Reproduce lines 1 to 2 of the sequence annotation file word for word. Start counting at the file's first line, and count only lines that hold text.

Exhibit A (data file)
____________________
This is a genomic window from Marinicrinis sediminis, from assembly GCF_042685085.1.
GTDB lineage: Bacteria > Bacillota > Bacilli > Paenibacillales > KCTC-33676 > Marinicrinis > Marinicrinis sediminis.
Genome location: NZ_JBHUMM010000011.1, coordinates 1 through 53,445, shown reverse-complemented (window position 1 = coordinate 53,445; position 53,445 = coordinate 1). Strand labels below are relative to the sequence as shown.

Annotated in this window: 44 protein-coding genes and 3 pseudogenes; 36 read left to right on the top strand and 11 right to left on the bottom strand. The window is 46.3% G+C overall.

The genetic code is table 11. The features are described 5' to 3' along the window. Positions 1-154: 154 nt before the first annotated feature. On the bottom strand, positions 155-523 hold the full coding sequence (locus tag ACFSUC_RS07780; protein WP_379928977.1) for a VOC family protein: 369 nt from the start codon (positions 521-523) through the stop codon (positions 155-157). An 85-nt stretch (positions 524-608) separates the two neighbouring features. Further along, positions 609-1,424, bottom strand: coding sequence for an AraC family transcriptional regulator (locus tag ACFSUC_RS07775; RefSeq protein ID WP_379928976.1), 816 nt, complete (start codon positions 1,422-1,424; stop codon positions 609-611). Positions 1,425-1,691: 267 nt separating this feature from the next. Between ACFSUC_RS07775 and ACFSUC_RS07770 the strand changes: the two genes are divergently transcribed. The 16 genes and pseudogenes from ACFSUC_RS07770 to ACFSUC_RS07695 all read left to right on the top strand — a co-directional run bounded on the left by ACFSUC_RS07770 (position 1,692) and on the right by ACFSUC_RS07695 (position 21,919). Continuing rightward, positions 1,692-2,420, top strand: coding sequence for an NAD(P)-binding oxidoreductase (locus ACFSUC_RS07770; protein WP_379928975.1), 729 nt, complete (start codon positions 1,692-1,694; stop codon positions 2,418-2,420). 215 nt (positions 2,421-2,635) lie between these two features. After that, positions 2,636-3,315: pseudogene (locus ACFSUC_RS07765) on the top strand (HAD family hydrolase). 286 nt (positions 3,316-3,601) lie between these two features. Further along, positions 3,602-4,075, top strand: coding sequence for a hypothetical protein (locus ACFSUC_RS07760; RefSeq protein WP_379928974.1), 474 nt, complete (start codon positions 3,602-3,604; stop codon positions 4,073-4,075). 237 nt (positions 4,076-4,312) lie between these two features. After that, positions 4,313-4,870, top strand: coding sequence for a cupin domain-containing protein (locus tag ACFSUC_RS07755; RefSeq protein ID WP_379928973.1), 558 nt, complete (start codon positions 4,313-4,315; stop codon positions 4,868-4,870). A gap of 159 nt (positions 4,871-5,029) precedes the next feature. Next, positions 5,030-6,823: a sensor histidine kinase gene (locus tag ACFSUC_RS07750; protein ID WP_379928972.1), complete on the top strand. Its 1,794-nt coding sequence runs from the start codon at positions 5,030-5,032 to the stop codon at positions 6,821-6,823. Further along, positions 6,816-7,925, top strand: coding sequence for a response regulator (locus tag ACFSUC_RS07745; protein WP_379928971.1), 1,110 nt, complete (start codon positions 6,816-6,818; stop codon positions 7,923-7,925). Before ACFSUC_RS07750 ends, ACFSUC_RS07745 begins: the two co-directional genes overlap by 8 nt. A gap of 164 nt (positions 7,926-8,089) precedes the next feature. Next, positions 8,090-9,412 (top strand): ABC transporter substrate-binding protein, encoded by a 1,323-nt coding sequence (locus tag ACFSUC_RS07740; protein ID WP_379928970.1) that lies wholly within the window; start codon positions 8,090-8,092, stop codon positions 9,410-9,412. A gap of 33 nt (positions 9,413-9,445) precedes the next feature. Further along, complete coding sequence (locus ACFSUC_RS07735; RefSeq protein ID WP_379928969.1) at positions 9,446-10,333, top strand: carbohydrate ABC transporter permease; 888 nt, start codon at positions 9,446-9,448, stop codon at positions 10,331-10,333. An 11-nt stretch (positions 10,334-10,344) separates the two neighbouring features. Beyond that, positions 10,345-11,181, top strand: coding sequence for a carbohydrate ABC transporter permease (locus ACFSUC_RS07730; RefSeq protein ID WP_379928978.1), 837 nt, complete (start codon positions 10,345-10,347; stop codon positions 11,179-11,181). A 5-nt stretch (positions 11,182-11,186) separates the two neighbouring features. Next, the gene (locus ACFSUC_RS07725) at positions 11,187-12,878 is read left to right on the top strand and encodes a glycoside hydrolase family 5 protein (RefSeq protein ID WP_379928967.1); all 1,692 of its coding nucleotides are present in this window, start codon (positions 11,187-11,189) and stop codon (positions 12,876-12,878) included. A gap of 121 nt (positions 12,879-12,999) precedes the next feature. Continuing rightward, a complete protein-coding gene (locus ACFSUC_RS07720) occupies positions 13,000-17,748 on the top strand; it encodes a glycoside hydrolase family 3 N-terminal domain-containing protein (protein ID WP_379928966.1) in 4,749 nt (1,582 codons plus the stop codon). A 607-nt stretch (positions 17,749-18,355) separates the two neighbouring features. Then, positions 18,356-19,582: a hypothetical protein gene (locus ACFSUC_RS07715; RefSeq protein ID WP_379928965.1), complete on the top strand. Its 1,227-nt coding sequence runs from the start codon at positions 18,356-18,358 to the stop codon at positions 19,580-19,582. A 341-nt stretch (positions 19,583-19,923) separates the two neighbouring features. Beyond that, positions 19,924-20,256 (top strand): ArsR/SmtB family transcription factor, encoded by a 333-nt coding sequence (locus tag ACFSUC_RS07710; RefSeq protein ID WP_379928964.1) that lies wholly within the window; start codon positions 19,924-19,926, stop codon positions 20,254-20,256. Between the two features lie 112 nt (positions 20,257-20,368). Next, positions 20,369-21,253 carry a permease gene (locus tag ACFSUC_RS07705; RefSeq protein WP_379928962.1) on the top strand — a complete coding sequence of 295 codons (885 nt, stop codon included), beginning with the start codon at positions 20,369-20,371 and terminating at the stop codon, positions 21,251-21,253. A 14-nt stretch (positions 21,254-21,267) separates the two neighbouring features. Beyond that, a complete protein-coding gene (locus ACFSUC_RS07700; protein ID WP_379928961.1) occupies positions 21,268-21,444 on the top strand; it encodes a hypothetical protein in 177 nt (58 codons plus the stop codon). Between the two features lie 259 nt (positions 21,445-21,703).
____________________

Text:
This is a genomic window from Marinicrinis sediminis, from assembly GCF_042685085.1.
GTDB lineage: Bacteria > Bacillota > Bacilli > Paenibacillales > KCTC-33676 > Marinicrinis > Marinicrinis sediminis.